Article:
recipe for success in Martinsville: beating and banging | Sports News

By HANK KURZ Jr., AP Sports Reporter

MARTINSVILLE, Va. (AP) — Much of the talk in NASCAR has focused on how the Next Gen car’s ruggedness allows for more physical racing, a point the first six winners — all 30 and under — celebrated with fans. playoff spots probably secured.

That physics is likely to be more evident than anywhere at Martinsville Speedway, the circuit’s shortest track at 0.526 miles and oldest at 75 years.

The race is always up close and tempers flare up frequently.

Ross Chastain has become, in some circles, something of a poster boy for aggressive driving. Two weeks ago, he bumped and slammed his way into the final lap of overtime at the Circuit of the Americas in Texas for his first career win.

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Last week in Richmond, he ticked off Ryan Blaney by moving him down the track.

“Other than coming to COTA and my momentary little lapse in judgment last week in Richmond, I feel like I did a better job,” Chastain said Friday. “And then two weeks in a row I put myself in the spotlight for all the wrong reasons. So yeah, I mean, people are going to gravitate quickly and pass judgment very quickly on major sporting events, and that’s not no different.

It hasn’t helped his popularity that he and his team seem to have figured out the Next Gen car pretty quickly, with four top-three finishes while others are struggling.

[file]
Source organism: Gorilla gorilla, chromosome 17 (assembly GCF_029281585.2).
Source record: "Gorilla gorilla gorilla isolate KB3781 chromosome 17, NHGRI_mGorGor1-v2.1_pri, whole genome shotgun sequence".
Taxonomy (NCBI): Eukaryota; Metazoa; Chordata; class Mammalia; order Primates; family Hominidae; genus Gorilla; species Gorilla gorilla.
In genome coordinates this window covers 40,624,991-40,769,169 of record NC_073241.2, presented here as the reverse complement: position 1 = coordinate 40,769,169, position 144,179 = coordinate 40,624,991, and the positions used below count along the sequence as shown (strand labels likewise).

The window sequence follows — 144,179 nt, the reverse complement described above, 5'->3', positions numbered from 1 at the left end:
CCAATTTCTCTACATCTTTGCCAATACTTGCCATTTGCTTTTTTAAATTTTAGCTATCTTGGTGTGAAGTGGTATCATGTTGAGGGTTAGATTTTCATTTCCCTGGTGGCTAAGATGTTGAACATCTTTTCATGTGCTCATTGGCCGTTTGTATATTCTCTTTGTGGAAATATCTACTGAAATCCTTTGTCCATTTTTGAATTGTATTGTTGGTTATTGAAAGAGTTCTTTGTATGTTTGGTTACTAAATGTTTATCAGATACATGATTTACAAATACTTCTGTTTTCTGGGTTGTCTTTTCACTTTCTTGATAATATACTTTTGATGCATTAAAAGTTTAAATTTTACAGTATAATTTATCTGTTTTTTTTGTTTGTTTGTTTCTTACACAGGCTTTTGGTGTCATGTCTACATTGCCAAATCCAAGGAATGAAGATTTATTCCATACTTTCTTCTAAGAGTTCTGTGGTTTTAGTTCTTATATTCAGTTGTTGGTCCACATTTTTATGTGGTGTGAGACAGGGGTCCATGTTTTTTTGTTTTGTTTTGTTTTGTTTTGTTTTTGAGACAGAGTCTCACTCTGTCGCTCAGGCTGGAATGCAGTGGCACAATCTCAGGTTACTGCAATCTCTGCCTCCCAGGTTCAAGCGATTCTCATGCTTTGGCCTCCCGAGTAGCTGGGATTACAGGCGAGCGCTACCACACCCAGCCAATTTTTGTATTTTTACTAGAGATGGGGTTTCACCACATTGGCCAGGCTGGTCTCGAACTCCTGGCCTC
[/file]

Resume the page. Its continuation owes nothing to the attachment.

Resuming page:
For the second consecutive season, the first seven races were won by seven drivers. Denny Hamlin ended a streak of 12 consecutive races won by the Under-30 crowd at Richmond Raceway, and leads the active drivers with five wins at Martinsville, although his last of those wins came in 2015.

Alex Bowman won one of the sport’s most unique trophies – race winners here receive a grandfather clock – last fall in the penultimate race of the season. He spun Championship contender Hamlin out of the lead and then won in overtime, perhaps a harbinger of what racing fans will see this time around.

“Obviously it’s a really special trophy,” Bowman said. “We had some controversies, but it’s still super cool to be able to win here. It means a lot to me.”

Joey Logano picked up a victory at Martinsville and said the focus on the durability of new cars – and to some extent a shortage of spare parts if you damage the ones you have – might be overdone.

“My level of aggression, to be honest with you, is the same all the time whether we have a bunch of coins or not or whether we got 10 wins or no wins,” he said.

“I will win. That’s the goal.

The historic 500 lap race has been reduced to 400 laps this season, and Blaney expects that to produce more bumps and bangs on Saturday night.

“I feel like it’s going to be a bit more physical tomorrow night, not just because it’s 100 laps less. Cars can take more,” Blaney said.

“That’s what Martinsville is, and I think if you’ve got a car that can handle it, you’ll see more of it. I don’t see anything silly or aggressive, but I think you’ll use the bumper shocks a little more, and you could use it a little faster than you would with the previous car,” he said.

Defending series champion Kyle Larson is the betting favorite according to FanDuel Sportsbook. … Just like last week in Richmond, Martin Truex Jr. arrives having won three of the last five races here. … Blaney said he hadn’t been bold enough to figure out where to put the grandfather clock trophy if he won one, but “I’ll put it in the center of my living room, if anything. , but you have to get it first, then you will somehow understand it.

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